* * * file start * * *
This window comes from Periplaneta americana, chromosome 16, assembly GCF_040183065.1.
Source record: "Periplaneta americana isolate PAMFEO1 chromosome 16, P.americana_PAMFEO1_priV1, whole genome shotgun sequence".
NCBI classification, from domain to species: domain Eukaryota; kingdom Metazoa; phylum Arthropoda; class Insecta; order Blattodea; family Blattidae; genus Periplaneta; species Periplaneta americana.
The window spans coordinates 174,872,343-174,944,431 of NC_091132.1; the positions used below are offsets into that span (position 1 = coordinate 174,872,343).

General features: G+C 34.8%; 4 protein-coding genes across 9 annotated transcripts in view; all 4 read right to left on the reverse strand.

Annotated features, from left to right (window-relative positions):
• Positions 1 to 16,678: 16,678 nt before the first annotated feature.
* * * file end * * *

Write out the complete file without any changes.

This window comes from Periplaneta americana, chromosome 16, assembly GCF_040183065.1.
Source record: "Periplaneta americana isolate PAMFEO1 chromosome 16, P.americana_PAMFEO1_priV1, whole genome shotgun sequence".
NCBI classification, from domain to species: domain Eukaryota; kingdom Metazoa; phylum Arthropoda; class Insecta; order Blattodea; family Blattidae; genus Periplaneta; species Periplaneta americana.
The window spans coordinates 174,872,343-174,944,431 of NC_091132.1; the positions used below are offsets into that span (position 1 = coordinate 174,872,343).

General features: G+C 34.8%; 4 protein-coding genes across 9 annotated transcripts in view; all 4 read right to left on the reverse strand.

Annotated features, from left to right (window-relative positions):
• Positions 1 to 16,678: 16,678 nt before the first annotated feature.